I’m going to guess that most of you expressed a resounding “no way” and experienced an inner ‘shudder’ at the thought of your (belly) flab bounding around instead (if you answered yes to this, you are one of the lucky few.  And if you are naturally thin and see the drawbacks to that, still consider yourself one of the lucky few for the purposes of this article).

I went bathing suit shopping recently because I was looking for something I could swim in, because I swim for exercise (and fun) once a week.  When I mentioned this experience to other women, I was happy to find out that most of them – even people that I thought would look/feel great in swimwear – hated bathing suit shopping just as much as me!  Even people who appear to be confident, well-balanced, healthy, and in good shape – they hate it too!  It is so comforting to know I’m not alone.

Why do we hate it SO much, though?  Well, besides the ugly fluorescent change room lights  that highlight everything we don’t really want to see (ugh!! why do they do that to us?) we hate it because the beauty industry sets impossible standards.

But wait, we already know that!  By now we’ve probably read countless articles blaming the media for our body image issues, etc.  We are relatively educated about that and are probably maturing beyond many such insecurities.  We get that not every body is the same, we are learning to appreciate our ‘curves’, we are accepting of each other, etc.  We are intelligent, open minded, mature, healthy people.  Carefree but slightly less skinny TV characters (like Hannah in Girls) are popping up a little more frequently in the media and inspiring better body acceptance.  We understand the values of exercise and healthy eating, and many of us do just that.  We know why and how to keep our weight to a reasonable level, and we learn to stop judging our Oprah wings/cellulite/belly/etc.  as bad things.  So why is something like bathing suit shopping still such a bane?

I think we still have a misconception that we can all ‘get’ to looking (something) like this

if we work our asses of.  But I’ll bet that for most of us, this is an unattainable goal.  And focusing on any unattainable goal will ruin the FUN!

So, do us all a favor: the next time you are trying on a swimsuit, will you please try to think really hard about how much FUN you will have while you are in it, instead of how you look? Of course you want to find something flattering and comfortable for your needs and your body type!  Being comfortable is a given.  But, most of us will never look anything like this picture.  And that really has to be OK.  It just does.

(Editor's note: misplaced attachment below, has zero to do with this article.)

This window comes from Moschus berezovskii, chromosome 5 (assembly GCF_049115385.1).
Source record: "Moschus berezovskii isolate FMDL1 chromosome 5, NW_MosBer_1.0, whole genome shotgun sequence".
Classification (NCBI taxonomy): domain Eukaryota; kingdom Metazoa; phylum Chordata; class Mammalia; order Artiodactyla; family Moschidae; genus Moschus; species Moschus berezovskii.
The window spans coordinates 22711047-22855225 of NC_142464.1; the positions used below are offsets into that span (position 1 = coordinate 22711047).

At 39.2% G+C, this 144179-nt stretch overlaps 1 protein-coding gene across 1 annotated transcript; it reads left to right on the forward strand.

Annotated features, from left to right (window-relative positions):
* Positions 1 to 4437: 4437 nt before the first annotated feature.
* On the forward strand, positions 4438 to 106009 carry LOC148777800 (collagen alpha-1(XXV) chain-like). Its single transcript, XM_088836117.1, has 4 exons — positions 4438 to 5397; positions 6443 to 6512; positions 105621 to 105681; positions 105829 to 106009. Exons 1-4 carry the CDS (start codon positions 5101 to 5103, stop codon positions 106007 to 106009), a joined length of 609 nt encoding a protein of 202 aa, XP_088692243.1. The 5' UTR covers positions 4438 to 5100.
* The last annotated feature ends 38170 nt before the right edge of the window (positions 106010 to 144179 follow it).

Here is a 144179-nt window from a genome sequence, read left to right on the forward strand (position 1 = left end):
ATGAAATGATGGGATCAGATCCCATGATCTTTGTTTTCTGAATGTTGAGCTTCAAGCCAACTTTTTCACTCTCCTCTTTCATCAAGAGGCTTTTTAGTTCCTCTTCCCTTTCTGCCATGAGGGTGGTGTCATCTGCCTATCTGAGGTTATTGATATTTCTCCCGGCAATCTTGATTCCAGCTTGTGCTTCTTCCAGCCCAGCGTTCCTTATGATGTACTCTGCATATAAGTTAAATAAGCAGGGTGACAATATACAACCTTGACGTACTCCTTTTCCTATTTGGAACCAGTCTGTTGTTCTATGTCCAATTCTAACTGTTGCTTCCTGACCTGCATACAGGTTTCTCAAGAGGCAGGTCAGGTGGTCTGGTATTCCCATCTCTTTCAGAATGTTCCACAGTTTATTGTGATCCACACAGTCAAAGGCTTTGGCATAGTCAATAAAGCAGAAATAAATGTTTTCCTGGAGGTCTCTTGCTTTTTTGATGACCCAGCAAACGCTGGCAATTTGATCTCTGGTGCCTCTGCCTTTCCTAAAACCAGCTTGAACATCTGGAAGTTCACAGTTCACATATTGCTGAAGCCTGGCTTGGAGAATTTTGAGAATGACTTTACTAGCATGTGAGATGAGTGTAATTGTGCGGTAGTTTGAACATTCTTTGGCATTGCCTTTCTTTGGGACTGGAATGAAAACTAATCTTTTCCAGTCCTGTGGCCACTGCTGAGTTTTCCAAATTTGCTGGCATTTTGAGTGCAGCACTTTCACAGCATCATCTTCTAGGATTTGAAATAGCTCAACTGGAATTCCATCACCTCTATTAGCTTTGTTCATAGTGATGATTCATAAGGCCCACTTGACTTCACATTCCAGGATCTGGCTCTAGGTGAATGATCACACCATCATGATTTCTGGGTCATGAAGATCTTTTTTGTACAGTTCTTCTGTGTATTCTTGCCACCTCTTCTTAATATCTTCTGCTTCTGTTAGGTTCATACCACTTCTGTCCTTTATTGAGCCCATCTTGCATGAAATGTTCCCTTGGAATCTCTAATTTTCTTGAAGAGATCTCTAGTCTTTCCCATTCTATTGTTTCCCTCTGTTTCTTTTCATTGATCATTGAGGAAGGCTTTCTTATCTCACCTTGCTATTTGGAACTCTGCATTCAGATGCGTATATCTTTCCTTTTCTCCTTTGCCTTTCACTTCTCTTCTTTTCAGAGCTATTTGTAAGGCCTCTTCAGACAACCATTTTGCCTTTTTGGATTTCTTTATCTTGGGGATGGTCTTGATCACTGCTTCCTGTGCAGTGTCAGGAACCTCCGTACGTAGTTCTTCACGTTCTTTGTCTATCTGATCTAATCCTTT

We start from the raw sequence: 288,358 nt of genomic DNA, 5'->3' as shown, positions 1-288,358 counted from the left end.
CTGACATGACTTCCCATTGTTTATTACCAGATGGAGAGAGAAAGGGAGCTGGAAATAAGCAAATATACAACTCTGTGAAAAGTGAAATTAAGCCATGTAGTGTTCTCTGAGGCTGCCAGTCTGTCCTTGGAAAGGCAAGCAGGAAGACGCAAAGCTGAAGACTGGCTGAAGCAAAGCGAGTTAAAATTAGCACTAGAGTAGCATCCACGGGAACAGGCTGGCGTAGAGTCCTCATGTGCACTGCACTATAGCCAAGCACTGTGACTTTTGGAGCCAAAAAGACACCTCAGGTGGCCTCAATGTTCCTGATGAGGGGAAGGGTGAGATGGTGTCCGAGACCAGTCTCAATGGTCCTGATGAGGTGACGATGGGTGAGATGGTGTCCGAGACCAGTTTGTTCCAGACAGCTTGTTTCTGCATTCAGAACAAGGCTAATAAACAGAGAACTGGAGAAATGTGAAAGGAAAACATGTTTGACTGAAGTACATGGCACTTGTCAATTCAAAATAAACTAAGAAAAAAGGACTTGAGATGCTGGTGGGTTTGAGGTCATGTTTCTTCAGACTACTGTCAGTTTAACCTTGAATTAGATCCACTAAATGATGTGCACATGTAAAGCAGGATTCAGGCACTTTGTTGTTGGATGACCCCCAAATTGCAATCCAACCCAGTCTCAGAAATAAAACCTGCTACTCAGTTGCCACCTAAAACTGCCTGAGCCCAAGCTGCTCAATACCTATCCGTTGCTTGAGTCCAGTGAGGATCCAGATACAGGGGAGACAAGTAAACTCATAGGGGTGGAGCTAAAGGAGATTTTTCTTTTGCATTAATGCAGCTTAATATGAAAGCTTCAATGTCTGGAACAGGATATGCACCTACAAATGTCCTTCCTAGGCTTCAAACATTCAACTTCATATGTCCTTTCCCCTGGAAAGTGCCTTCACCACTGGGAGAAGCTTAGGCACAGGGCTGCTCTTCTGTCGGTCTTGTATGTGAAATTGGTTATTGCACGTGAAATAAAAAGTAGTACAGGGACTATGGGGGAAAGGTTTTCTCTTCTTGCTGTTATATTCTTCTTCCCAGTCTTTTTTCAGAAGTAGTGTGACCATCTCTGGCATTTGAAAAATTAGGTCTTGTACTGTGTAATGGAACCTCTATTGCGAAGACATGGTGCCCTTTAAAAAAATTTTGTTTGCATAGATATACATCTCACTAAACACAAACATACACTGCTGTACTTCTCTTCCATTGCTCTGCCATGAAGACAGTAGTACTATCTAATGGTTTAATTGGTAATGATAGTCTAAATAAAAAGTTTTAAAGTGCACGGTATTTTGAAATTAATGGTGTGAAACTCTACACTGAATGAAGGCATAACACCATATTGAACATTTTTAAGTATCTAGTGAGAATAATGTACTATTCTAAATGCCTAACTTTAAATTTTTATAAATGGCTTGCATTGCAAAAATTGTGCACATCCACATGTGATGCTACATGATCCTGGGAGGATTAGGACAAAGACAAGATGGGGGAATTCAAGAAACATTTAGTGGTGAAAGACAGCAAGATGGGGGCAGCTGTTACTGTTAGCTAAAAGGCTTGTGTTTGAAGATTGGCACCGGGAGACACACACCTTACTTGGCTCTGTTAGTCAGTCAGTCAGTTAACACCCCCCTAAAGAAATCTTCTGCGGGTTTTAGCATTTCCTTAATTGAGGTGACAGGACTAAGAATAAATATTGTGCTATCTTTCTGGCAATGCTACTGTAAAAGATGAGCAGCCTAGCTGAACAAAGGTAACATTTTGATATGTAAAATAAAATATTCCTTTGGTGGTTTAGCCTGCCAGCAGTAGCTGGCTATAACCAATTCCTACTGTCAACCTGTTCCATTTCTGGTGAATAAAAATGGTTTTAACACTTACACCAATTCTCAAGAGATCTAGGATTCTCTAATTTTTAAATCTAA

Even if you have some kind of extreme diet/exercise regimen and get close to looking this way, how long will it really last?  What are you willing to sacrifice?  It depends what you value.

I have to say that I completely support all those out there who have made a lifelong commitment to genuinely healthy, fit lifestyles, and this shows.  Ko Kaleo is certainly an inspiration and I hope to have a journey similar to hers.  But it took her years to really get off the weight and get toned.

I am not saying you can’t transform your body or shouldn’t try.  I’m just encouraging us to be realistic about our expectations and priorities: we must align your goals to your lifestyle and your natural body type, including your naturally fatter or muscular areas.  Some types of fat will take a long time to go.  Some of us will end up with loose skin.  Sometimes we can build muscle and fix this kind of thing, but it’s just not going to be the same for everyone.

I have been exercising more and watching what I eat more, trying for a while now.  I’ve not  really lost alot of fat but I DO feel a little stronger and more energetic.  I recognize now that I have to keep building muscle for the rest of my life or that I will gain weight/age more rapidly and probably develop way more health problems.  I will probably always be a bit stocky, and have sort of muscular arms.  I am aligning my fitness goals with my body type and they DO relate to the way I look but are not about an unattainable image.  I’m expecting it to take years to really change my body composition.

Given this, here are my workout goals:

1. To lose some fat around my waist, because it is a risk factor in diabetes, etc.  This will probably also make me look more proportioned and womanly (bonus) but I’ll probably always have some belly fat.

2. To have a strong core and better posture.

3. To have more energy, especially as I age.

4. To challenge myself and learn new things.

5. To have fun, be social, and be outdoors.

I will probably never look ‘great’ in a bikini, but maybe I’ll just stay healthy and avoid many health problems as I get into my 40’s, 50’s, 60’s.  Maybe I will be good and feel loved (love myself) anyhow.  Maybe I’ll even prance around on a beach in one someday anyhow, despite the bits and pieces of flab that will probably be bouncing around.  Maybe I’ll surprise myself and my body will really transform unexpectedly as I get used to exercising more and push myself harder.  I don’t know.

I do know that every time I put my bathing suit on and have fun and get exercise, I care a little less about how I look, and a little more about how I feel, and I know that’s a huge step in the right direction.